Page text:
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Foreign Body Obstruction “FBO” – Post-Operative Instructions
Following a successful surgery, owner compliance is the most important factor in recovery. Please be careful and patient with your pet during this time. Following these instructions closely will ensure a speedy recovery.

IMPORTANT: If your pet has any combination of the following: DIARRHEA, VOMITING, LETHARGY and/or LACK OF
APPETITE, then your pet will need to be seen by a veterinarian as soon as possible. During normal business hours this can be
us at VSS, otherwise seek your regular veterinarian or an emergency clinic.

Our medical team is available to answer questions and address concerns:
Monday – Thursday: 7am – 5pm
Friday: schedule varies

1. Feeding — An incision has been made in your pets’ intestines or stomach to retrieve the foreign object that was swallowed. Food needs to be reintroduced very slowly and in small amounts over the coming days to protect the integrity of the incision and promote healing.

– Feed small, frequent meals beginning at 6pm tonight.
– For the first 2 days, give no more than 1/8 of the usual amount every 4-6 hours.
– For day 3 and 4, give 1/4 of the usual amount every 4-6 hours.
– Resume regular type of diet on day 5.  Use the previous/normal food–this is not a good time to change food type.
– Begin water at 6pm and give no more than a quarter of usual amount at a time.

– First day after surgery, do not give food.  Small amounts of water may be offered 8 hours after surgery. Offer NO MORE than ¼ cup of water at a time, slowly throughout the evening and first couple of days following surgery.
– Day 2 after surgery offer your pet grape-sized, canned food meatballs. Form the canned food into grape sized meatballs and feed 3 meatballs slowly, NOT ALL AT THE SAME TIME over a period of 15 minutes. This may be done 3-4 times a day. Wait at least an hour between feedings.
– Day 3 after surgery if your pet is able to hold down the small meatballs you may offer a gruel diet. Gruel diet is canned food (paté style) watered down to the consistency of soup. Begin feeding small amounts (1/8 of a Hills ID can) of gruel 3-4 times a day, as done with the meatballs above. Your pet should get about ½ can of food on this day. Feed a gruel diet for 7 days following surgery.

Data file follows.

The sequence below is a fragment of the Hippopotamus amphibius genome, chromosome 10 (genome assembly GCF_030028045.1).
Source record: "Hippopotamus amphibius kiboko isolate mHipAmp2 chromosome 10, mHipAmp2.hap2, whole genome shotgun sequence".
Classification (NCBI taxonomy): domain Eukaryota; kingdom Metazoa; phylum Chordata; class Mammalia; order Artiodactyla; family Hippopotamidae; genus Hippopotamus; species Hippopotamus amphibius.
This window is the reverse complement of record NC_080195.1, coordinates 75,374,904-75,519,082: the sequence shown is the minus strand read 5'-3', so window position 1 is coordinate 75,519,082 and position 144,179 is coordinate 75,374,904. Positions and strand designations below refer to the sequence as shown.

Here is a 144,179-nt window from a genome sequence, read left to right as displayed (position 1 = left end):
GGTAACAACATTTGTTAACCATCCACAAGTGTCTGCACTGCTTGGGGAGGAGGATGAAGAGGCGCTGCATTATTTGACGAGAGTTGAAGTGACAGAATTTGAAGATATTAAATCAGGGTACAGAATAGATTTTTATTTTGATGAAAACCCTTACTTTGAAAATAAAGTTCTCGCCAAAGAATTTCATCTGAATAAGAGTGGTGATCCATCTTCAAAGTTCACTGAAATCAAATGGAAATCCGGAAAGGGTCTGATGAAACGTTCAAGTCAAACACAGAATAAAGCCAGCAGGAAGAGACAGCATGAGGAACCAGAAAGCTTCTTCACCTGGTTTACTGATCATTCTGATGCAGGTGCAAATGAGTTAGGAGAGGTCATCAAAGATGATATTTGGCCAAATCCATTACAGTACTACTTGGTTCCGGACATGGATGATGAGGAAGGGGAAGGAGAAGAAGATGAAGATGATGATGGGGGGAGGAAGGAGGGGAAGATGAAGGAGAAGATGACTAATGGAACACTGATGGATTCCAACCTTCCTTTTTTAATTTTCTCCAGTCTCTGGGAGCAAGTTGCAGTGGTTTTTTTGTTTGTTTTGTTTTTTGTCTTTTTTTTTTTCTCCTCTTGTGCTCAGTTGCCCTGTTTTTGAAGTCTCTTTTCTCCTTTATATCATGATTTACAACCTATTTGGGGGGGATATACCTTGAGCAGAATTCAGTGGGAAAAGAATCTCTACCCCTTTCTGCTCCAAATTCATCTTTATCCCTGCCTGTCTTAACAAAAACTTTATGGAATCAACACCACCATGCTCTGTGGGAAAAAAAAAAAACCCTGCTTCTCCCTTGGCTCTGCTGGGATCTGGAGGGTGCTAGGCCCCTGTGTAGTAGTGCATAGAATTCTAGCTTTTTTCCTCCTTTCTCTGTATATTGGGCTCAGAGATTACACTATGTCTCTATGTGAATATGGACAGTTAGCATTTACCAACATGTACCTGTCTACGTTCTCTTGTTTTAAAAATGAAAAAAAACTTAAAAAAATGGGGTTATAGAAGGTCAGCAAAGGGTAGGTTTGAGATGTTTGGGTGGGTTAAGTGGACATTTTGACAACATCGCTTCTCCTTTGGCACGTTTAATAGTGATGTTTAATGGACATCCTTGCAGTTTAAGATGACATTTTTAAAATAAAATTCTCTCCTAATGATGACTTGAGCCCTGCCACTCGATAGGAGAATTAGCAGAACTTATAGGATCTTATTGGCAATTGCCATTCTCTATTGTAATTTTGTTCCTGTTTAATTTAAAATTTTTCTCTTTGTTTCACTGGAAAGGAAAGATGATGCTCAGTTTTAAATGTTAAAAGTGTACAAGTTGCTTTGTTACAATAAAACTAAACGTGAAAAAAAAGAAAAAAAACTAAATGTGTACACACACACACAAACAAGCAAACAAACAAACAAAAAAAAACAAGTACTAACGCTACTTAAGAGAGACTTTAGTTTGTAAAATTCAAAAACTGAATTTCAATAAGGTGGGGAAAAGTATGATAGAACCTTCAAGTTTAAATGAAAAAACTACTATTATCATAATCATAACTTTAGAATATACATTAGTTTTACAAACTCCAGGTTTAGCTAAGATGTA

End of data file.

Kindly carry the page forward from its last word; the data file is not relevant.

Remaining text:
– After 7 days you may slowly introduce dry kibble back into the diet. Begin by mixing the kibble with gruel. Phase the gruel out over 2-3 days.

2. Medication: Post-operative medications for your pet will be sent home to prevent pain, inflammation and infection. In order to prevent post-operative complications it is essential that you give all medications as directed on the labels, and give them until ALL doses of the medications are finished. Failure to administer these medications as prescribed can lead to pain, infection, the need for additional surgery and in some cases irreversible damage to the surgical site.

3. Incision Site Care: An E-collar will be sent home with your pet. An E-collar should not meet the edge of your pet’s nose. The edge of the collar needs to be 1-2 inches past the end of their nose to prevent ability to lick or chew the incision. DO NOT cut the E-collar. The veterinary staff will fit your pet for the appropriate size the day of surgery.
LICKING THE INCISION SITE IS NEVER OKAY!!! The E-collar MUST BE ON AT ALL TIMES, until otherwise advised by the veterinary staff. Failure to keep an E-collar on can result in infection and the need for additional surgery; prolonging recovery time and increasing vet bills.
DO NOT apply topical ointments, salves, creams, sprays, Band-Aids or bandages to the incision site unless advised otherwise by the veterinary staff.
Check the incision site daily for signs of infection which may include but are not limited to: swelling, redness, discharge, foul odor. If you are concerned about the appearance of your pet’s incision, then contact the us immediately for further instruction.

4. Activity Restrictions/Crate Rest: It is imperative that patients are confined to a kennel/crate on strict crate rest for a minimum of 4 days following surgery. Failure to do so can result in the need for additional surgery and costly vet bills. Dogs may be brought outside ON A LEASH for bathroom breaks. DO NOT use a retractable lead or allow your pet to roam freely in the yard following surgery. A potty break should consist of a brief leashed walk to the front or back yard to potty, then back into the house. House confinement with short, leashed potty breaks are permitted after day 5 of surgery. Cats need to be confined to a large dog kennel containing a litter box and food/water bowls.

If your pet is experiencing a medical emergency and you are not able to reach us, then please take your pet to your regular vet or the nearest emergency clinic.